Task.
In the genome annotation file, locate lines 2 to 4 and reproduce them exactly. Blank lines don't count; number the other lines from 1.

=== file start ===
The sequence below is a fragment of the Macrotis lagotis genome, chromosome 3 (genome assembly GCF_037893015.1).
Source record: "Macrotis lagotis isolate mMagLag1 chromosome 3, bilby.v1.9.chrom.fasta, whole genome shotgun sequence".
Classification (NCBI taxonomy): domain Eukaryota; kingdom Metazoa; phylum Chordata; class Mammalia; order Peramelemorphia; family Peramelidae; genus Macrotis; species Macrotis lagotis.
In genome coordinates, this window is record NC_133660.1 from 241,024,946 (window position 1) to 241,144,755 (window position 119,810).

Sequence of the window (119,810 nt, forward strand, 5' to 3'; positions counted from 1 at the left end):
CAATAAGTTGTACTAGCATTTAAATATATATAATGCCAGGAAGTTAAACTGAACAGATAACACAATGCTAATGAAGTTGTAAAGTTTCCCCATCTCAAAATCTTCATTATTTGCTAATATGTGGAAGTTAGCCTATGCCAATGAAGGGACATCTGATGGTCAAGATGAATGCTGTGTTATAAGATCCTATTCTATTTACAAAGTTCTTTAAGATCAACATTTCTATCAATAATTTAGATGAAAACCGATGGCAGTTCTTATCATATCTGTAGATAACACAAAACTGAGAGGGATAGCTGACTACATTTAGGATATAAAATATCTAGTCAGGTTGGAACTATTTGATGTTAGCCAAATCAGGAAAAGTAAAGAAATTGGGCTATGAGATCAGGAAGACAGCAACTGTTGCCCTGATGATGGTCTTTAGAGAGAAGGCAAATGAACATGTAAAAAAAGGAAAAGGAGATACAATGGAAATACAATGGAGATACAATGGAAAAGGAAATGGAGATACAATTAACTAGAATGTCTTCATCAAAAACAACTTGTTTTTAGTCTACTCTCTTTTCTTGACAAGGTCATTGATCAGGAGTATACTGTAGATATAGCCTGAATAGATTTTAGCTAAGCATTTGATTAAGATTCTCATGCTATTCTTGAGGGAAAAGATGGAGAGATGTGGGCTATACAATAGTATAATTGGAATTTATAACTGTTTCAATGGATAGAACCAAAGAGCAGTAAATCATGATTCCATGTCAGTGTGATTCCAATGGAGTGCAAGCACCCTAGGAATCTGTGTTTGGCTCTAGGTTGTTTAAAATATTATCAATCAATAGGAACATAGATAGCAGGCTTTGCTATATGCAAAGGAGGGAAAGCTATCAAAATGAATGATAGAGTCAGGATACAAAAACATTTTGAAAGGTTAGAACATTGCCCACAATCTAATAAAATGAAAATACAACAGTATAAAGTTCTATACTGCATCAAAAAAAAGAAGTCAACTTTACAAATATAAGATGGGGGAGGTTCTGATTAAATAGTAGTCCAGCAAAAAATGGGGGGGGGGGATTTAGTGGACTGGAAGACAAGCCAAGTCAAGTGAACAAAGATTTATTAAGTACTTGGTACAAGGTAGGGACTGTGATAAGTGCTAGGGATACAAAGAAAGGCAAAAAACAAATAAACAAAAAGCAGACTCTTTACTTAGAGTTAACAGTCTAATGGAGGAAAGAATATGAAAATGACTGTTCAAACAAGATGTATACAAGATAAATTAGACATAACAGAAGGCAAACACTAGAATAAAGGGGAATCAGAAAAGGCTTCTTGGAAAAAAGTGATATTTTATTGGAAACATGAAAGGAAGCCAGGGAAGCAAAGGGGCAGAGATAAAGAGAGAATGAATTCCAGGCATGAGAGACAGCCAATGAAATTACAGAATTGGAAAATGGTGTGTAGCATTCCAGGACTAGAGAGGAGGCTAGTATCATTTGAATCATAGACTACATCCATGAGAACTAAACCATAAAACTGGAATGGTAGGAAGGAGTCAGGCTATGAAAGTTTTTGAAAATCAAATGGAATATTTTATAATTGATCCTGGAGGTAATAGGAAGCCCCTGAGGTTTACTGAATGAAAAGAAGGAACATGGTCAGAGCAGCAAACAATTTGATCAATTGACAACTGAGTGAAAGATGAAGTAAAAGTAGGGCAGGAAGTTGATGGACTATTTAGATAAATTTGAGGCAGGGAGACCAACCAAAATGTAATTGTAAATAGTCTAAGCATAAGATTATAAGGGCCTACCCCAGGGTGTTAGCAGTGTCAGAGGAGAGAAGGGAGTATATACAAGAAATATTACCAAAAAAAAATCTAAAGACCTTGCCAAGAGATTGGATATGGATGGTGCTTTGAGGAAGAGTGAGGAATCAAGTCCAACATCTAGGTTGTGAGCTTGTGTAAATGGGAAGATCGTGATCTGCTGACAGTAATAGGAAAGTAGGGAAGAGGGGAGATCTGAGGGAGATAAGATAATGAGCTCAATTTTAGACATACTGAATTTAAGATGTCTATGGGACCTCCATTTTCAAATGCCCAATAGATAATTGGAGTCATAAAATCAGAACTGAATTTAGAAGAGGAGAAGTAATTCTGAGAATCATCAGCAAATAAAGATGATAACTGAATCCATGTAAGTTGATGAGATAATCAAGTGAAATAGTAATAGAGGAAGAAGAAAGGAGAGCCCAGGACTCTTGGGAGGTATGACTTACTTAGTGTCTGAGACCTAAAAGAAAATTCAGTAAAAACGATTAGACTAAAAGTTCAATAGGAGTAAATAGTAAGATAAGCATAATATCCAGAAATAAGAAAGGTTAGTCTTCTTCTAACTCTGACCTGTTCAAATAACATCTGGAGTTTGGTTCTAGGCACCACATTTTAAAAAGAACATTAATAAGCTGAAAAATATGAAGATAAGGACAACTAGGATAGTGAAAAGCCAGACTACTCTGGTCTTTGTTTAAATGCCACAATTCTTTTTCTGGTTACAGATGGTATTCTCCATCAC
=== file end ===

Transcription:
Source record: "Macrotis lagotis isolate mMagLag1 chromosome 3, bilby.v1.9.chrom.fasta, whole genome shotgun sequence".
Classification (NCBI taxonomy): domain Eukaryota; kingdom Metazoa; phylum Chordata; class Mammalia; order Peramelemorphia; family Peramelidae; genus Macrotis; species Macrotis lagotis.
In genome coordinates, this window is record NC_133660.1 from 241,024,946 (window position 1) to 241,144,755 (window position 119,810).